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In California’s Danish outpost, Trump’s desire to buy Greenland gets a collective shrug

Solvang
Sue Manning, owner of Elna’s Dress Shop in Solvang, thinks President Trump’s idea of buying Greenland is silly and just a distraction from everything else going on.
(Myung J. Chun / Los Angeles Times)

After posing for photos with her family by a statue of Danish fairy-tale writer Hans Christian Andersen, Kat Grant pondered what President Trump could do with Greenland, should he buy the icy island from Denmark.

He could put some condos there, said Grant, 38, from Culver City. Maybe slap a catchy new logo on Greenland merchandise.

“People would wear green hats instead of red hats,” she said. “Make Greenland Green Again!”

The thought made her, and just about everyone else, laugh. But Trump was not joking.

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This weekend, the president confirmed reports that he was, in fact, dead serious about buying Greenland, an autonomous territory that is part of the Kingdom of Denmark. Trump likened it to “a large real estate deal.”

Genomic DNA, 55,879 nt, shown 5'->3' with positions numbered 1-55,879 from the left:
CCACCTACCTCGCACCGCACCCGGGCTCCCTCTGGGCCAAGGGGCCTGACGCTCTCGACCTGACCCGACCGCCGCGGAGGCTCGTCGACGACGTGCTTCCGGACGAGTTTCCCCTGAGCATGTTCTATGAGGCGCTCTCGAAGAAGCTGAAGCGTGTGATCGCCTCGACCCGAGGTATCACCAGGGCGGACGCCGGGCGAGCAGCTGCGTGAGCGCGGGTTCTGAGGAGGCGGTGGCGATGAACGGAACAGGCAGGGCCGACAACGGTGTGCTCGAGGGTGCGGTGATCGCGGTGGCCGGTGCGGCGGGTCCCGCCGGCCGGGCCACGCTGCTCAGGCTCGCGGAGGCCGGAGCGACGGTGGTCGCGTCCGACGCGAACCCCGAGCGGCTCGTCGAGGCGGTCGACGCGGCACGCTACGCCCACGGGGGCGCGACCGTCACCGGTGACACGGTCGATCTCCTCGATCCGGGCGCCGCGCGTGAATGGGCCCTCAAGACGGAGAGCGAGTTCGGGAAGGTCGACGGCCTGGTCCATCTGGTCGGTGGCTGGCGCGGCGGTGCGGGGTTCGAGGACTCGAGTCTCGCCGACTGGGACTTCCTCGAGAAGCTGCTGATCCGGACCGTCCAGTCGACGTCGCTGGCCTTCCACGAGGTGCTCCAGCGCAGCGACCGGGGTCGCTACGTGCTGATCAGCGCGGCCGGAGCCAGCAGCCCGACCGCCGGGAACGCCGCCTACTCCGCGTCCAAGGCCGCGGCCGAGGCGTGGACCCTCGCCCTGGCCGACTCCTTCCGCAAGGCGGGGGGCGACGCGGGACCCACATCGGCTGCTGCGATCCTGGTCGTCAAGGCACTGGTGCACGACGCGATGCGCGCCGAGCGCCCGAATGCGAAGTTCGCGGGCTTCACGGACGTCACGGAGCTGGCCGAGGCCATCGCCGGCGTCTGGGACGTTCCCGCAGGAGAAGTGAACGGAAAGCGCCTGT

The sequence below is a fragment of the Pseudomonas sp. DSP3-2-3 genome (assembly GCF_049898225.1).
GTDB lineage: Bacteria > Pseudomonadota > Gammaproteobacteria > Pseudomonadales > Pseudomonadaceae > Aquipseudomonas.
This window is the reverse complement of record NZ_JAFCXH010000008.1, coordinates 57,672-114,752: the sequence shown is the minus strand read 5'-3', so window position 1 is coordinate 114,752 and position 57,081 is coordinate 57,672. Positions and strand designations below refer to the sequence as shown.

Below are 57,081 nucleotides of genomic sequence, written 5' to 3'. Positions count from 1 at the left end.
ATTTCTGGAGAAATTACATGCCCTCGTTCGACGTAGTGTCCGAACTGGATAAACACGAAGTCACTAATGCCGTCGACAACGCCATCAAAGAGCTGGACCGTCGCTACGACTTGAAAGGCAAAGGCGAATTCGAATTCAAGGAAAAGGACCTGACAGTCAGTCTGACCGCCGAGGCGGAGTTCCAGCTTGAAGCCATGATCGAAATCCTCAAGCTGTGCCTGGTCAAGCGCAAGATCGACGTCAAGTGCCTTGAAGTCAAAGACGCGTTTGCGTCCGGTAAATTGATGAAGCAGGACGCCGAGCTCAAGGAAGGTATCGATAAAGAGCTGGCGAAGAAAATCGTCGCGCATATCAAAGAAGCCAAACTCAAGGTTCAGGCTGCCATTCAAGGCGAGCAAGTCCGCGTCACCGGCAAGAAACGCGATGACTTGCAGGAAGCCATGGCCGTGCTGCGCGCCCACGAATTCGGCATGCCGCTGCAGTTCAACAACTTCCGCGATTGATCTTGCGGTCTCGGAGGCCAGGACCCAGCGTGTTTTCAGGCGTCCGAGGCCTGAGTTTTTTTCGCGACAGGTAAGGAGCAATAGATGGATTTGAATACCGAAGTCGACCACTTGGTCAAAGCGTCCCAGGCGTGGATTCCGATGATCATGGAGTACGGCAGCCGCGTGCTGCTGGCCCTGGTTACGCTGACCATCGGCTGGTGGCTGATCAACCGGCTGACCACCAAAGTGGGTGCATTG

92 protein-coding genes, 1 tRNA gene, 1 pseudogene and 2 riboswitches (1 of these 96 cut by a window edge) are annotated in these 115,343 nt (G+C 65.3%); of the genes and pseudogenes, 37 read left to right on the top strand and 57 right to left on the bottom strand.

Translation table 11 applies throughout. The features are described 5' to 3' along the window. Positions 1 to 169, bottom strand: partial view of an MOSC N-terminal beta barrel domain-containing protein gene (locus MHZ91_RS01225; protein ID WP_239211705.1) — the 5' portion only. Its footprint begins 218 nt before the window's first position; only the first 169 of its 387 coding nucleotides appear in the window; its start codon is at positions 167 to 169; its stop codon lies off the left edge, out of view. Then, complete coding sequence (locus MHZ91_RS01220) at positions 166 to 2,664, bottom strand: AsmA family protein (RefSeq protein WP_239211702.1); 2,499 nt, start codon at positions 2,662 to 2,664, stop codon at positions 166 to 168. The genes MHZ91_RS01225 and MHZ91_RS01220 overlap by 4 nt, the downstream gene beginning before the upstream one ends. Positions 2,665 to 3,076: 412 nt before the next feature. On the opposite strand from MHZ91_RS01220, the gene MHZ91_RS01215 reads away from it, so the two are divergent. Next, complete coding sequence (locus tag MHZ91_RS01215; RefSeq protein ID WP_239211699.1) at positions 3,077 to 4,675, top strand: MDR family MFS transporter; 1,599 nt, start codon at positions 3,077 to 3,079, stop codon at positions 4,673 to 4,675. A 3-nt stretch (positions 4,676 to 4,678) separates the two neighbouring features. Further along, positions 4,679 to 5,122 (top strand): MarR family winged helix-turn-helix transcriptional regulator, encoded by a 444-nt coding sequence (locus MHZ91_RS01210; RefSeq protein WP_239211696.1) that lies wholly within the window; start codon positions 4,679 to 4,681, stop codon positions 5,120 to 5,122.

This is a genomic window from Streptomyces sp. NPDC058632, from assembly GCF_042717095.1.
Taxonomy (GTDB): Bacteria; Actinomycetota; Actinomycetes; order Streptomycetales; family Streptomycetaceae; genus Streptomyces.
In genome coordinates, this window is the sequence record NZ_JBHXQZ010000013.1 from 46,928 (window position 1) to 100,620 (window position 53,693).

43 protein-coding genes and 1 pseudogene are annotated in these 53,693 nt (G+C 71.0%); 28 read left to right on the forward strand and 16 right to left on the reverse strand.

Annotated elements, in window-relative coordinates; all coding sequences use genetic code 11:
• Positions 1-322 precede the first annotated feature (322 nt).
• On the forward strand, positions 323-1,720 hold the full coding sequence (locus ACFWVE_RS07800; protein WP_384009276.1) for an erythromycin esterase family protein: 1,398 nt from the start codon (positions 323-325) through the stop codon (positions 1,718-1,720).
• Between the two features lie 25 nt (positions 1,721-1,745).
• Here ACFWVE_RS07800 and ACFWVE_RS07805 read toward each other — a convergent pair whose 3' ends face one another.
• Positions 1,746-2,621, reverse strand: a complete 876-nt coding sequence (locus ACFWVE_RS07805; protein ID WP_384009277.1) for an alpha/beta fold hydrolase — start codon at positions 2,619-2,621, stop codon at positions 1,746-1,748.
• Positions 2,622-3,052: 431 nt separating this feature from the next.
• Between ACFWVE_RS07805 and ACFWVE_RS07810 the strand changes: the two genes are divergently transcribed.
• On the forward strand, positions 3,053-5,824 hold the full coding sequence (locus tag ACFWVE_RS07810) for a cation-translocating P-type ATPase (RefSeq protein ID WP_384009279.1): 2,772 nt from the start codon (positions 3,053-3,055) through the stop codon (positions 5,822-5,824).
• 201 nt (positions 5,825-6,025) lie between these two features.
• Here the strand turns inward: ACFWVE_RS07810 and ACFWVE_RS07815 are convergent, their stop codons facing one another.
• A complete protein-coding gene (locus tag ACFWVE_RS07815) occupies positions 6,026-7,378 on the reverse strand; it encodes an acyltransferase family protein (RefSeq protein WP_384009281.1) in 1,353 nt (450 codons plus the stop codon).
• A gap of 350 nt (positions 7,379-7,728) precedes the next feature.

Danish Prime Minister Mette Frederiksen called the idea “absurd,” prompting the president to announce via tweet Tuesday that he was postponing a planned visit to Copenhagen next month, even though Denmark is “a very special country.”

By Wednesday, Trump was telling reporters that Frederiksen’s comments were “nasty” and tweeting digs at the Danes.

In California’s closest thing to a Scandinavian outpost — Solvang, the self-declared Danish Capital of America — the situation elicited a collective skuldertræk. (That’s “shrug” in Danish.)

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Here, storefront fliers advertised trips to Denmark as the coveted raffle prize in the town’s upcoming Danish Days celebration, not as something to be nixed by tweet.

Solvang is the self-declared Danish Capital of America
Solvang, in California’s Santa Ynez Valley, is the self-declared Danish Capital of America.
(Myung J. Chun / Los Angeles Times)